The Imaginary Jew
American Jewish experience is not what it used to be, and neither is American Jewish fiction. During the three decades after World War II, American Jews were still making the trek from city to suburb, working to middle class, immigration to assimilation. The old country was still fresh in memory, its accents and attitudes still potent in their hold over feeling and expression. Anti-Semitism was still pervasive, the Holocaust a recent event, Israel a source of unmitigated pride. The American Jewish writers who emerged during those years gave form to those experiences (and to those of a still earlier time, the prewar decades during which they had grown up) with a power and virtuosity that brought them to the front rank of American letters: Saul Bellow, Philip Roth, Bernard Malamud, Cynthia Ozick and, in authorized translation, Isaac Bashevis Singer.
But over the past three decades, the dense particularity of American Jewish life has, outside the Orthodox community, largely disappeared. No one speaks Yiddish anymore, or even English that sounds like Yiddish. There may be suburbs with a lot of Jews, but there are no Jewish suburbs as there were once Jewish neighborhoods. With Jews as senators and governors and Ivy League presidents, the wounding, binding sense of exclusion has melted away. Communal institutions remain strong, traditions are still cherished, but American Jewish experience is now, by and large, simply American experience. Jewish mothers don't say "Ess, ess" anymore; they say, "Do you want me to call Sophia's mom to make a playdate?"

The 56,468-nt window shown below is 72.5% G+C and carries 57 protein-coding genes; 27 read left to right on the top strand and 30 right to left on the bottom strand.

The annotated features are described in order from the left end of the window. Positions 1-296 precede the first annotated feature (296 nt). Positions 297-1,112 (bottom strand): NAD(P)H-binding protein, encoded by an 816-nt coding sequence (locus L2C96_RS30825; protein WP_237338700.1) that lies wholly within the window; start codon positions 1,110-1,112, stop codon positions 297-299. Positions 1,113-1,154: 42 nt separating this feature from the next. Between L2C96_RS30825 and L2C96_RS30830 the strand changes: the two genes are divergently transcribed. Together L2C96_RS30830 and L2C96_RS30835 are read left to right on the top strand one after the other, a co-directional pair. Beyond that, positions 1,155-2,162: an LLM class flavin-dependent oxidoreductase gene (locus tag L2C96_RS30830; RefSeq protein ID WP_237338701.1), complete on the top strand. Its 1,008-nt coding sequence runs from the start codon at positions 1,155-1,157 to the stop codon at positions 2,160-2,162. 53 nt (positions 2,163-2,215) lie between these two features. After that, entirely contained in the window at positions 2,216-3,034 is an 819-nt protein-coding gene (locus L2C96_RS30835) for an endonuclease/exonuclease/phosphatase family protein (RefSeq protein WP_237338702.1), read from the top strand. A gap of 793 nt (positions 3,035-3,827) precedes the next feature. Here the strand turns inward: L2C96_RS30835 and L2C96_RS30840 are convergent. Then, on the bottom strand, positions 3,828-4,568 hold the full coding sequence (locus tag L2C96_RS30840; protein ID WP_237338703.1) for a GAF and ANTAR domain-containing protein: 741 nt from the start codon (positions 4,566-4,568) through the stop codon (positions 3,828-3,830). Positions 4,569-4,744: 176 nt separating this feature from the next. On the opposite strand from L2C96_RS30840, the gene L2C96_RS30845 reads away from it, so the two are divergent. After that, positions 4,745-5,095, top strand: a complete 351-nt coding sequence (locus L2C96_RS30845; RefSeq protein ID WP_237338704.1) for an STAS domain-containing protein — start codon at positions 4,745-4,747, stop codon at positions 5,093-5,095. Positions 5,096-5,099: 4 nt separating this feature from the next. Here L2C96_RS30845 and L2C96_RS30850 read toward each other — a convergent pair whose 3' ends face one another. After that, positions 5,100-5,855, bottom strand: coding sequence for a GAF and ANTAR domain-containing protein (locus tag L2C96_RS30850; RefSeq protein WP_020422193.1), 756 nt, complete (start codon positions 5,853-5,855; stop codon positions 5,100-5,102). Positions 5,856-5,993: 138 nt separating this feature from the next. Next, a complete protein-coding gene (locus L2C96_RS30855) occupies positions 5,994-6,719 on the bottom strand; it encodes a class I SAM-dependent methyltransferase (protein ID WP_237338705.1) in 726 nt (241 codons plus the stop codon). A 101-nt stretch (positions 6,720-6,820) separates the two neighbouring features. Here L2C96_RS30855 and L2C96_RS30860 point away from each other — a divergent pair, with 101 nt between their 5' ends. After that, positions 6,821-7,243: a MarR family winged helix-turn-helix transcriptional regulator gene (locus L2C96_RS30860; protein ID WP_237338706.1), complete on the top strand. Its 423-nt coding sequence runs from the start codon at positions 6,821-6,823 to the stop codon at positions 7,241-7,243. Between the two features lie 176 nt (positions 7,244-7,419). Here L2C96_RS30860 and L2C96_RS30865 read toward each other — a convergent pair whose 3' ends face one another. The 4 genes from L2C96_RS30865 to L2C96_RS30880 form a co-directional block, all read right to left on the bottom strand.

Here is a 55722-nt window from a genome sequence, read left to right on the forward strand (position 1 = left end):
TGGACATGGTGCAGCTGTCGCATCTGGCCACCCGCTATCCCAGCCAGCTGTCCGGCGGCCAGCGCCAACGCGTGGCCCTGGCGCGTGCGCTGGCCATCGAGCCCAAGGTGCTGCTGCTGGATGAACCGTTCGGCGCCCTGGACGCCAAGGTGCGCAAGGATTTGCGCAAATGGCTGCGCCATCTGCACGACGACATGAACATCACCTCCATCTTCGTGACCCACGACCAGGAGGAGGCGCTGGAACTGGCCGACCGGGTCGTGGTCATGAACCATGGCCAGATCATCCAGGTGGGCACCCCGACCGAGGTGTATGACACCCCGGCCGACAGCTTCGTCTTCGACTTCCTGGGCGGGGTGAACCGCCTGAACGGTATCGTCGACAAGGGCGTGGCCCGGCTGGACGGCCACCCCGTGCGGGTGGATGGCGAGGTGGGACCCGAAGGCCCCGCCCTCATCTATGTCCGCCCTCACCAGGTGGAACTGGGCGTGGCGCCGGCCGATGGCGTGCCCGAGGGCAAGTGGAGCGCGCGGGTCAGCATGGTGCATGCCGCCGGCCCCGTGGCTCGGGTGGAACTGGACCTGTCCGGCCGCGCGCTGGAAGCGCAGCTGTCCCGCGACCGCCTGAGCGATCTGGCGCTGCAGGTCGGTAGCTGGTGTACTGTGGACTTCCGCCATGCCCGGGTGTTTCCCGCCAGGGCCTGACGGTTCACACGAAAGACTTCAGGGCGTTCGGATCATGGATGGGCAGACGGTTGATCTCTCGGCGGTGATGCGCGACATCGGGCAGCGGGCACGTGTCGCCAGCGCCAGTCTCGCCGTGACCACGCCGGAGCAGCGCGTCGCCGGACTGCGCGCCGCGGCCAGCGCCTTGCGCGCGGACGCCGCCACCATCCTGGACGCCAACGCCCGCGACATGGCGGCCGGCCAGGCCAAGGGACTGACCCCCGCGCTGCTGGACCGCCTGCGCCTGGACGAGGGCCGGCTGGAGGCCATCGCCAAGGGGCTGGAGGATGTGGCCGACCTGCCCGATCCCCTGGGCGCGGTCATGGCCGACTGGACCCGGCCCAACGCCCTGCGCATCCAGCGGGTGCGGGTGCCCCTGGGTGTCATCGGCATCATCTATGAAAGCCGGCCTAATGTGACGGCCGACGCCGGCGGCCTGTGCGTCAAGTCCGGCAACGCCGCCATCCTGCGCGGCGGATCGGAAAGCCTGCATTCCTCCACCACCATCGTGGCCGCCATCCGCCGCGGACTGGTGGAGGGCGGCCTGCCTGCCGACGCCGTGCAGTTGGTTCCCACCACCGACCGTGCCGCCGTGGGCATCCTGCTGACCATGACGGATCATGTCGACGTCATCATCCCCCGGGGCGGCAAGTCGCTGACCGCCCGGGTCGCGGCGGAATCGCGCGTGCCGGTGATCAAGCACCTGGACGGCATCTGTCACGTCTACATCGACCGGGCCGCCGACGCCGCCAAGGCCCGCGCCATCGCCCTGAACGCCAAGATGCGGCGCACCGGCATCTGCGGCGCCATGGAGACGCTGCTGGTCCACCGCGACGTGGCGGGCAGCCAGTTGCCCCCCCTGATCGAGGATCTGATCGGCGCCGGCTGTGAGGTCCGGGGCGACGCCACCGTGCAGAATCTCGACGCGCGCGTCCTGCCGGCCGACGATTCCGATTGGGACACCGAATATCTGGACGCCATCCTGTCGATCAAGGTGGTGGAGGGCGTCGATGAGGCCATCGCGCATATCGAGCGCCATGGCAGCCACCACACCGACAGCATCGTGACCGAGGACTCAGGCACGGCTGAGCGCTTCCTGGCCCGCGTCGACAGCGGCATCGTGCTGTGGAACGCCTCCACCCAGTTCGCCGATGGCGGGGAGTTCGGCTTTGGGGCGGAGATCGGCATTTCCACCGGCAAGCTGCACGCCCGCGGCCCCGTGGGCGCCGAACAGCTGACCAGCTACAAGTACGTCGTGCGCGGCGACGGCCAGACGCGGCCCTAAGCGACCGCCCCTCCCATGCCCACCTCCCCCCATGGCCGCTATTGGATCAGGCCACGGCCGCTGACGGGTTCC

While there are young Jewish writers aplenty, no important voice has emerged to speak about contemporary Jewish life. Jonathan Lethem's The Fortress of Solitude, perhaps the finest recent novel by a young Jewish writer, is not about being Jewish at all; it's about the quintessentially American subject of race. But there have always been Jewish writers who have chosen to speak about things other than being Jewish (most notably, in the Bellow-Roth generation, Norman Mailer and J.D. Salinger). What's really telling about the current state of Jewish fiction is that even those prominent young writers who do speak about Jewish experience don't speak about contemporary experience.
In other words, they don't speak about their own experience. The most celebrated of these authors are probably the two under review here and Jonathan Safran Foer. Foer's Everything Is Illuminated reaches back to the Holocaust and the grandparental generation (as does Daniel Mendelsohn's acclaimed recent memoir The Lost). Michael Chabon's Pulitzer Prize-winning The Amazing Adventures of Kavalier & Clay is set in New York and Prague during the war; his new novel, a work of counterfactual history like Roth's The Plot Against America, in an imaginary Jewish autonomous region in the Alaskan panhandle. About half the stories in Nathan Englander's PEN/Malamud Award-winning For the Relief of Unbearable Urges are set in the Orthodox world of his youth, but the two strongest are allegorical tales of European persecution, and his new novel takes place in Argentina during the "dirty war" of the late 1970s.